Mr. George Stevenson (Stoke-on-Trent, South): In considering the accounting mechanisms for own resources, I agree with right hon. and hon. Members who have stated clearly that we cannot engage in that exercise without examining the demands on those own resources.

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I also agree with my hon. Friend the Member for Oxford, East (Mr. Smith) that a continued majority demand on those own resources is the common agricultural policy. It is no coincidence that at the same time as the own resources decision was taken by the Council of Ministers on 31 October a decision was taken on budgetary discipline. The two are very much intertwined.

We are talking not about fraud, but about expenditure that at the moment is envisaged. We are talking about expenditure and demands on own resources that at the moment are planned. Of course, the House can speculate all it likes about what is to happen over the next few weeks or months to the planned expenditure and, therefore, the demand on own resources, but at the moment when we are asked to take this decision I suggest that the votes of right hon. and hon. Members must be determined by the information that we have.

New clause 1 is therefore vital. It says, in effect, that cross-party concerns are involved and that there are serious matters to consider when we examine own resources and the demands made on them, particularly by the common agricultural policy.

Why can we not have a report? Perhaps a motion to the House over the next few weeks would help to clarify the position. We have to remove some of the uncertainties. That would give us an opportunity to put the Government to the test--to test their sincerity and their commitment to ensuring that the demands on own resources are kept within the constraints already described to us. We cannot calculate properly through the own resources mechanism what is required by the Community unless we consider its expenditure, not only in terms of the expansion of expenditure but in terms of its control. At present, we are not in that situation; I will give some examples to show why. As I understand it, the Government are saying, as of today, that expenditure is likely to be 2.6 billion ecu in excess of the agricultural guideline. The Government also say that we need not worry because they have measures in hand which are likely to remove that. I wish them luck. They may be successful. On the other hand, they may not. Demands on own resources will therefore be far greater than we are told at the moment.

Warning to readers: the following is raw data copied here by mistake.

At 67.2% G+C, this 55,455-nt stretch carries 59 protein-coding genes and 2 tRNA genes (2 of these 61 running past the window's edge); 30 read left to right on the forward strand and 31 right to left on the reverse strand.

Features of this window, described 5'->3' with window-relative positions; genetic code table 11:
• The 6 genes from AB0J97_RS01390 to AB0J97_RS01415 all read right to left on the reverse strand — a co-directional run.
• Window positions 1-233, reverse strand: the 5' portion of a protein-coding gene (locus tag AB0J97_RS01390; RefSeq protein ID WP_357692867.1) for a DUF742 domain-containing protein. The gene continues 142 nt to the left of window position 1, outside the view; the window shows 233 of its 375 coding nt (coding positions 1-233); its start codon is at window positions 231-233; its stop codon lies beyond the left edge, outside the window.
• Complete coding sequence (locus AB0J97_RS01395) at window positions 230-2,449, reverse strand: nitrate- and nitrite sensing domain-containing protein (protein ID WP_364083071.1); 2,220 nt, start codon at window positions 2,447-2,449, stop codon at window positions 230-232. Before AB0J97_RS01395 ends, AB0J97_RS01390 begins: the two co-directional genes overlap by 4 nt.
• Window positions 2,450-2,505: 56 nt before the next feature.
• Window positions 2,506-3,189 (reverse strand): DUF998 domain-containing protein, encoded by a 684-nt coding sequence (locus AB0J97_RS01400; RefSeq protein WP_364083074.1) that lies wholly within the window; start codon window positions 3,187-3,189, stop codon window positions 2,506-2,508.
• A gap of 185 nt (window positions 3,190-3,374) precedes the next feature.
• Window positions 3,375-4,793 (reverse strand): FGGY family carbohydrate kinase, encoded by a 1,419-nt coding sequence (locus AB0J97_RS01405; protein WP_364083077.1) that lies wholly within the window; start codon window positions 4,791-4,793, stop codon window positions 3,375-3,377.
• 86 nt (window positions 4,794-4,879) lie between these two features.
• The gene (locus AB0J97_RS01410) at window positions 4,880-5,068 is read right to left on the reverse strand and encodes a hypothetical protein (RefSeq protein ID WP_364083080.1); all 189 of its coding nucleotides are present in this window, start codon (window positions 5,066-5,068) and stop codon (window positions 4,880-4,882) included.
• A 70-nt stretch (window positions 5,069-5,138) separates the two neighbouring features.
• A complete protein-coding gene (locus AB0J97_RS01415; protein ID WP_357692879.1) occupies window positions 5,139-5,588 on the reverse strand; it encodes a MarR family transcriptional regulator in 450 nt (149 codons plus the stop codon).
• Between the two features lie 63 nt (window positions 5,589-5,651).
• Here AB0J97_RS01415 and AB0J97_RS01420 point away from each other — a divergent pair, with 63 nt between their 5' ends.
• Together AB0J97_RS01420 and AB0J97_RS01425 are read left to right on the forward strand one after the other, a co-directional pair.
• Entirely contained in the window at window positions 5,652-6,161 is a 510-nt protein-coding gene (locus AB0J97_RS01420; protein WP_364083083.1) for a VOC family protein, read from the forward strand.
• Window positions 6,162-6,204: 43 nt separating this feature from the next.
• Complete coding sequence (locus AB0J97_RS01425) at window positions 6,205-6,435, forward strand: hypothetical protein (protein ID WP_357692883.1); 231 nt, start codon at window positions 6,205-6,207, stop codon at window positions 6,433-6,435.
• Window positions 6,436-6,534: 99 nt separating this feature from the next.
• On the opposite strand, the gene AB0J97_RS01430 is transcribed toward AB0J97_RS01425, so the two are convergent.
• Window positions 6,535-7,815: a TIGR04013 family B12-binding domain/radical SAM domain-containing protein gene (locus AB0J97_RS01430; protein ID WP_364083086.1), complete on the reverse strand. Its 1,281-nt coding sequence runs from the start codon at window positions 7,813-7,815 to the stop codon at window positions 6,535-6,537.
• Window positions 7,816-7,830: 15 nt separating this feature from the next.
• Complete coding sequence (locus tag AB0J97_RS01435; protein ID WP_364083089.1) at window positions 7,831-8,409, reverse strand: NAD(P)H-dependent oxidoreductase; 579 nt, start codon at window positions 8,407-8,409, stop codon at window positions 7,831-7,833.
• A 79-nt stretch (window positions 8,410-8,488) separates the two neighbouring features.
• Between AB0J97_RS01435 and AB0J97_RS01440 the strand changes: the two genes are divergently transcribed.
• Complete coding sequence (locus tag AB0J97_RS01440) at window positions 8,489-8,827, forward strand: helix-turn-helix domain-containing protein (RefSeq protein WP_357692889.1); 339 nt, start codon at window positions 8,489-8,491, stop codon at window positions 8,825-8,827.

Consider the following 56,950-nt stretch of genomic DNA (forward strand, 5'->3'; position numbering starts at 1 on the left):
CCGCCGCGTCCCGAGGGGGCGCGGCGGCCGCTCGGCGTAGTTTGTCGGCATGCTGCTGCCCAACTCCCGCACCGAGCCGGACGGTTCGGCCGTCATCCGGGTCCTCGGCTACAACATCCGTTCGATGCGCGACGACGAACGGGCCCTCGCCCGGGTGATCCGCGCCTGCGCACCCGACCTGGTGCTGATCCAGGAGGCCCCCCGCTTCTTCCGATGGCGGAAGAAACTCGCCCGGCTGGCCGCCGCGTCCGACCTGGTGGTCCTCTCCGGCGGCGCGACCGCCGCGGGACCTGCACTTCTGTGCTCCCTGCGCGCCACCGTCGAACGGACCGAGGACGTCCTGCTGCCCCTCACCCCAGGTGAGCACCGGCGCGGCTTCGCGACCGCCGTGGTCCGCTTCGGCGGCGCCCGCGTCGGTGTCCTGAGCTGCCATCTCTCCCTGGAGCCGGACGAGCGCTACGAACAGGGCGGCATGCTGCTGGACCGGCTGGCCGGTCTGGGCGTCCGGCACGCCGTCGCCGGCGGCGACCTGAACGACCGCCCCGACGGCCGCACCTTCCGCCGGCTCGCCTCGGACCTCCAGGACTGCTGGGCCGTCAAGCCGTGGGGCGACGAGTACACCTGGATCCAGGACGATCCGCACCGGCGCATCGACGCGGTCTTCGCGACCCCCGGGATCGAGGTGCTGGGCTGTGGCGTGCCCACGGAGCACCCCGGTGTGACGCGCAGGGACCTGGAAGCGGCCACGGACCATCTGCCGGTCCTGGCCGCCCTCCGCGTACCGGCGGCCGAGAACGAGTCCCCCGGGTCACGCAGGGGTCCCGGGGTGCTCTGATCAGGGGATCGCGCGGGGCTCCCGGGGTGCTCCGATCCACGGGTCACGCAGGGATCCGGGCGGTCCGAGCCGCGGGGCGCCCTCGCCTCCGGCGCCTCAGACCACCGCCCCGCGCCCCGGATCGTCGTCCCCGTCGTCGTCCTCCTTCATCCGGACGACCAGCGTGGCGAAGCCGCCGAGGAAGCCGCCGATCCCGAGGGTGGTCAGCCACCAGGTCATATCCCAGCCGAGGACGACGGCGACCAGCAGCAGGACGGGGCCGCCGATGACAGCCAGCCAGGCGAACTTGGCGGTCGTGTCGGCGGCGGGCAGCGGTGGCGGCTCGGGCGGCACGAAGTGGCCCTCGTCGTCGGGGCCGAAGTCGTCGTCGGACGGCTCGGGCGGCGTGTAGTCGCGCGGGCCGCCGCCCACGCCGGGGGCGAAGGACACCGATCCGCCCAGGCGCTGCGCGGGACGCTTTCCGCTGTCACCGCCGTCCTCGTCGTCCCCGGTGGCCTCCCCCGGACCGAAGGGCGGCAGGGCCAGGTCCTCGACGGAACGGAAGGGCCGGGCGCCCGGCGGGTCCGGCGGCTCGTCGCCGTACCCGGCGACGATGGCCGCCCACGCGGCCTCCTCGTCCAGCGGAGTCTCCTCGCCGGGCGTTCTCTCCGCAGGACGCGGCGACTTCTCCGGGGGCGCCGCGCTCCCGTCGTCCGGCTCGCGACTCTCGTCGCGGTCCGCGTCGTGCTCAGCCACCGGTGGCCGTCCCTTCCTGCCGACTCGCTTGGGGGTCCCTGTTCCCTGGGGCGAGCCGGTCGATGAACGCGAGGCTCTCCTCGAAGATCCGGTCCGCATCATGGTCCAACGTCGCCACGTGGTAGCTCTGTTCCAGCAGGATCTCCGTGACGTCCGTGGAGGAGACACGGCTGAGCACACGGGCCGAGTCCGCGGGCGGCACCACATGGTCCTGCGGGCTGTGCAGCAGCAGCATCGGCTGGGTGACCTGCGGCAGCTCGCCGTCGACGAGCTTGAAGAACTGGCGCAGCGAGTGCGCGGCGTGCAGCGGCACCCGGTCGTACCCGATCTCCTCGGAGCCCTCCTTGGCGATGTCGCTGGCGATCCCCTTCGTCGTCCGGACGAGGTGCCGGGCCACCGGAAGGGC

In the course of the next few weeks we shall, I hope, know whether the Government have been successful. They have told me that alternative measures--appropriate steps--may have to be taken to raise a further 919 million ecu. They say that olive oil payments of 1.2 billion ecu to southern member states will be deferred until next year and are not contained in the present budget.